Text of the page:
Three students from Central Saint Martins created a fashion film centering a garment made of paper cups, eggshells and cornstarch – then buried it after filming
Lampoon introduces the team behind ISABEL
The fashion industry has a waste problem. Given the complicated mixes of man-made textiles, garments are increasingly hard to recycle. Eighty-five percent of textiles in the US go to landfills or burned, according to US Environmental Protection Agency.
The fashion industry, becoming increasingly aware of its impact, is searching for ways to tackle this. One solution is to embrace circularity within the fashion system’s processes. This is achievable through biodegradability, and better yet, compostability. Experimentation with new textiles and resources is key in this journey. This concept of compostable garments is the very focus of the fashion film Isabel.
The main trio that brought the film to life was a mix of Central Saint Martins students. They have still not had the chance to meet in person. They came together during lockdown, through friends in common. Studying various areas of fashion, they joined forces to highlight this key topic.
Alonso Gaytan, who had the initial thought, studies Women’s Fashion Design. She creatively directed and created the garment featured in the film. Zak Berry and Arisa Takada bridged reality and virtual through 3D modelling and photogrammetry.
They presented the concept in video format to demonstrate the process of composting happening over time. The format was better suited to portray the continuous decomposition and shows the slow decay. Gaytan’s interest in virtual fashion also played a role, as the film delved into this medium.
Demanding change in the fashion system
«Sustainability needs to become a process, rather than a label,» states Gaytan. This mindset inspires her to embrace the cause in her methodology. Motivated with the aim to change the fashion system as we know it, she created the garment for Isabel.
It was the result of a long research and experimentation with textiles and compostability. Having worked as a barista, Gaytan was increasingly aware of food waste in her community. This impacted her choices for the materials too. The paper-like textile contained compostable paper cups. Egg shells and cornstarch as embellishments.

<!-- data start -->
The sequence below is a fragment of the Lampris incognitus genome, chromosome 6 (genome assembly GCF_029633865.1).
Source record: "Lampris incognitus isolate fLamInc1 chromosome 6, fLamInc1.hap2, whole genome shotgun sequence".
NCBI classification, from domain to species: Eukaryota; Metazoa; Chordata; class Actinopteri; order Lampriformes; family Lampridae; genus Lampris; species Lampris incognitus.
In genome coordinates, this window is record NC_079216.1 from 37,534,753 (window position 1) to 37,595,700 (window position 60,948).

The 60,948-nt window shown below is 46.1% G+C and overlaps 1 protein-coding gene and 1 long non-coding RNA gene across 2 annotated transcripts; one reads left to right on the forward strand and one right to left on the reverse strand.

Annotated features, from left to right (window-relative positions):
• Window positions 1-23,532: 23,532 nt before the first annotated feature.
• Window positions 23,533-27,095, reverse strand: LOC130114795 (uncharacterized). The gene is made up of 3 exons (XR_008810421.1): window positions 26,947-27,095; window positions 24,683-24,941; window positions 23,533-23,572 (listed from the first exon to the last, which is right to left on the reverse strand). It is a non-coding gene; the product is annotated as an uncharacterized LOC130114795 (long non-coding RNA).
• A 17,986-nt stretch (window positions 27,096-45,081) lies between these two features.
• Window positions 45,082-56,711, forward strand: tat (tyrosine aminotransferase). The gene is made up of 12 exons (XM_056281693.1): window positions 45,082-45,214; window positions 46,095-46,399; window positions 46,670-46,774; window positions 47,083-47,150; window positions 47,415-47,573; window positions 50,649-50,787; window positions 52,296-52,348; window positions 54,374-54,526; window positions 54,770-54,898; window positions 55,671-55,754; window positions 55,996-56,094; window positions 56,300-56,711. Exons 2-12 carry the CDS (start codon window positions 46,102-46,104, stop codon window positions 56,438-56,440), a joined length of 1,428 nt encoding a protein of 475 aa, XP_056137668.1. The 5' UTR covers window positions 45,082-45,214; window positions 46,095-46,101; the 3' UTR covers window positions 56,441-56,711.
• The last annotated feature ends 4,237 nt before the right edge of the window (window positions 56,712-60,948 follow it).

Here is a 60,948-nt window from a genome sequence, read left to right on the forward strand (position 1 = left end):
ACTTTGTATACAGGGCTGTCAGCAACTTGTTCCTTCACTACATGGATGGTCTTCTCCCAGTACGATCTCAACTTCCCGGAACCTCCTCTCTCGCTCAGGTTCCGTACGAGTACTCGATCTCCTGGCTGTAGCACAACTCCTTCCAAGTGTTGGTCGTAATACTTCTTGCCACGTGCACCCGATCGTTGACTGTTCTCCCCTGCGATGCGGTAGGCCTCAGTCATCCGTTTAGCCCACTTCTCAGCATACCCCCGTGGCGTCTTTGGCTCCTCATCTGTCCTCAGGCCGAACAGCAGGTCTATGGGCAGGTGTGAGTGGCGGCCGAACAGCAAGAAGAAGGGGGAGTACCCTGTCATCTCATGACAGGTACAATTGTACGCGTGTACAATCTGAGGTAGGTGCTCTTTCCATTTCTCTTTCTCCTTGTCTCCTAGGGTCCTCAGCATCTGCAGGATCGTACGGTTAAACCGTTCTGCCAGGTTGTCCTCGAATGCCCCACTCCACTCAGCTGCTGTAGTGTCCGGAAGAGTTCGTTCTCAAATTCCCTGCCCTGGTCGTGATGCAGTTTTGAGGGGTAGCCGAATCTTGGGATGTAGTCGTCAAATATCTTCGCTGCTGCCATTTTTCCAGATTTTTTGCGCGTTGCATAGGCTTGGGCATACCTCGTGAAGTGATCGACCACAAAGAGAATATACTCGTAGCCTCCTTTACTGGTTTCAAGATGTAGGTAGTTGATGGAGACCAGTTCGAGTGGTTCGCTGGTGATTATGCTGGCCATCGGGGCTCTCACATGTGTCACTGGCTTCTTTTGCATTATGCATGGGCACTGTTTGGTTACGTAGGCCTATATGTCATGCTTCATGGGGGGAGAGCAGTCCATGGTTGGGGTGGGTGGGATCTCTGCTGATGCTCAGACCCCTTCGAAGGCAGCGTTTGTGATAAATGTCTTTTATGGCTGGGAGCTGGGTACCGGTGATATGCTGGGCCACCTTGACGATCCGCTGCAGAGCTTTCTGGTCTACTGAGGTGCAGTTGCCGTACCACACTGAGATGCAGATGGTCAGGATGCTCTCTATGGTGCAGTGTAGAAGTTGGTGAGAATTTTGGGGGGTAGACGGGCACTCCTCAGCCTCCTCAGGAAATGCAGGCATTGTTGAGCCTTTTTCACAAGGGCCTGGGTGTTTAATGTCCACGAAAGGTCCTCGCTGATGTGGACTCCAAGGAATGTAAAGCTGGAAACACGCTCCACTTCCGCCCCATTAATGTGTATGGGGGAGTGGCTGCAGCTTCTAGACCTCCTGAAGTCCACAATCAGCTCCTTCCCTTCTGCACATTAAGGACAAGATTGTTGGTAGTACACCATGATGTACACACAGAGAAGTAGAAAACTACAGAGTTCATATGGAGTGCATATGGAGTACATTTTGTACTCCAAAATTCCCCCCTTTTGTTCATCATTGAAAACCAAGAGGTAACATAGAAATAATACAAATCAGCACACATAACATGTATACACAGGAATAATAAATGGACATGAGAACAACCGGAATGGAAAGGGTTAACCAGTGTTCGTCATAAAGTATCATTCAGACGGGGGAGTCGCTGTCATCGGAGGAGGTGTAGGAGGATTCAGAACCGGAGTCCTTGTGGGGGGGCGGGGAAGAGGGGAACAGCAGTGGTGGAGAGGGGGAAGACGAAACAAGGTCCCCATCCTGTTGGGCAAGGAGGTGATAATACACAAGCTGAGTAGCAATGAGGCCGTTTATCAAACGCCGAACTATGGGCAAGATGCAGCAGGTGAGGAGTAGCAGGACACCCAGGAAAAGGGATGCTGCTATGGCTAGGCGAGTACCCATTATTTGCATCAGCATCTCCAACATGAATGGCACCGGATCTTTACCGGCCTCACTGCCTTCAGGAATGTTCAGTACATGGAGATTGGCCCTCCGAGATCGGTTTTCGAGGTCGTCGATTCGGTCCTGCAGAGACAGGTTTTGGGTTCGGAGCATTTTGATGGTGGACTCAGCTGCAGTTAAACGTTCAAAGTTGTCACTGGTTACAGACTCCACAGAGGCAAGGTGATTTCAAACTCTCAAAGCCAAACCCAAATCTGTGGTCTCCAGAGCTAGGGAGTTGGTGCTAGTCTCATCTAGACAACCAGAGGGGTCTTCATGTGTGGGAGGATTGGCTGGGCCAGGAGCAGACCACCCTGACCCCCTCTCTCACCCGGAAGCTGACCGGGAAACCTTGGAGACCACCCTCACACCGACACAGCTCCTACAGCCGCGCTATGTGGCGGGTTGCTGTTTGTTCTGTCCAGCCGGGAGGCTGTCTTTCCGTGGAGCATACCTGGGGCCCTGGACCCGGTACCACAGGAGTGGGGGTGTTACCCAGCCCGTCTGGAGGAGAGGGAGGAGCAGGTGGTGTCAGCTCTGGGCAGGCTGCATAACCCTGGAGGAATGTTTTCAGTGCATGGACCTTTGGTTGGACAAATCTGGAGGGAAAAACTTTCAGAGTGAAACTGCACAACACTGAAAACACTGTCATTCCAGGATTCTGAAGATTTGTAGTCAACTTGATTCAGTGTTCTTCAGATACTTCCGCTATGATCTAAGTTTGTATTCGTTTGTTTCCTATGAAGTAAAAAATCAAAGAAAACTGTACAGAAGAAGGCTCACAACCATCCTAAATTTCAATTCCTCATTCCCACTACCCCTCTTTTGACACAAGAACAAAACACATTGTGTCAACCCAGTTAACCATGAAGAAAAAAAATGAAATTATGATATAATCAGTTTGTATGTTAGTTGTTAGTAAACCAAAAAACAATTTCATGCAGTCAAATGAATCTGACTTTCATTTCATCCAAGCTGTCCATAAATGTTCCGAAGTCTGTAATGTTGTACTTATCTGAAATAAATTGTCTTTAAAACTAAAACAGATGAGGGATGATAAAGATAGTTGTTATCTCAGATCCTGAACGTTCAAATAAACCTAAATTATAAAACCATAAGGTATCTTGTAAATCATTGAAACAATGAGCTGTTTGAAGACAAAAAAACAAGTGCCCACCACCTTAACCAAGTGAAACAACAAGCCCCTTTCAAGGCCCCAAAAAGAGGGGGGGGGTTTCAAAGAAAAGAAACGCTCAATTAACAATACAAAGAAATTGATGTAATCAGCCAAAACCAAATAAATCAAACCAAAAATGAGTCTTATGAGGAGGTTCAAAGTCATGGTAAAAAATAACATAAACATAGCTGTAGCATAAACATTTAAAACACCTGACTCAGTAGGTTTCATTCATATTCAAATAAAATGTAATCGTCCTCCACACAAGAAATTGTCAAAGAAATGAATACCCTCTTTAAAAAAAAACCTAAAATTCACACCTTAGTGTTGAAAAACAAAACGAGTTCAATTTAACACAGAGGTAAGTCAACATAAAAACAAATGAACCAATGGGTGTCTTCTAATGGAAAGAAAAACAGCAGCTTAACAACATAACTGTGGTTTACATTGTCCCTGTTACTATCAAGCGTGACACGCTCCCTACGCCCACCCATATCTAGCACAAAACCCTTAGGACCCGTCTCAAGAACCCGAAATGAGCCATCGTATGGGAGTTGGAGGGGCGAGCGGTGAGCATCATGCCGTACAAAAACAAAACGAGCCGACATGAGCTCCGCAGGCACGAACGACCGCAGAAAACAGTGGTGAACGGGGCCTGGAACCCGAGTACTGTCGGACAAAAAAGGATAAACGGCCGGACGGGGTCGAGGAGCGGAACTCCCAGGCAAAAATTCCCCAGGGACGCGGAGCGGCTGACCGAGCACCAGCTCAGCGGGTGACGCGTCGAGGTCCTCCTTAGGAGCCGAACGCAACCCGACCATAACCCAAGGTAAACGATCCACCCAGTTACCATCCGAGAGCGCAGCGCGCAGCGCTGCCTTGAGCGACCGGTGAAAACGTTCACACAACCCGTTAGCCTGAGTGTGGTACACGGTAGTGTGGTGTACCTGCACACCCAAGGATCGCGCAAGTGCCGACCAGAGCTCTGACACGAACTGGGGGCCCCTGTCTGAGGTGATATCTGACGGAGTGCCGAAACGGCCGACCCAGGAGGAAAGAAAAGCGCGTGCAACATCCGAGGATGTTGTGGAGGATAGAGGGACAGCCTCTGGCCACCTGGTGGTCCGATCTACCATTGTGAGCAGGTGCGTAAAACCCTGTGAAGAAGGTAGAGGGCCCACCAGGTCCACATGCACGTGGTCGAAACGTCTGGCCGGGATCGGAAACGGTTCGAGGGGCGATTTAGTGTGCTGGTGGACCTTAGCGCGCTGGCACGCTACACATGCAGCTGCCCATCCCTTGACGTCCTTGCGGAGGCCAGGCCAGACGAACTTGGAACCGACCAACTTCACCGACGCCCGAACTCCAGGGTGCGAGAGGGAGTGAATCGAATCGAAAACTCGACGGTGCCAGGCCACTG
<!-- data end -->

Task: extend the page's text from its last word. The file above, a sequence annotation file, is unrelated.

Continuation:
The natural dye was made from coffee waste from local cafes. For instance, respecting every material and being aware of their finite nature was the overarching idea. Aware that there is more room to improve, Gaytan places value in the very exploration of the idea.
She explains how she is motivated by bigger brands already using paper-like fabric; and expresses her hope that more brands will follow suit. Changing their entire process and how they produce fashion is a bigger challenge for established brands.
However, Gaytan stresses their pivotal role of making a bigger impact. They have the chance to not stay on an experimental level as pieces produced by fashion students would. «They have the budget, and the power is in their hands».
Compostable garments connecting to the cycle of human life
With the pandemic, Gaytan was introduced to the feeling of grief in a momentous way. The passing of her aunt Isabel, who she describes as her second mother, had a huge impact on her. This pushed her to constantly ponder burial rituals.
Connecting the cycle of human life and bringing the rituals that surround its end to fashion was the first step. Gaytan’s idea of composting was rooted in the sense of becoming one with humankind; bringing fashion design closer to the cycle to which everyone belongs.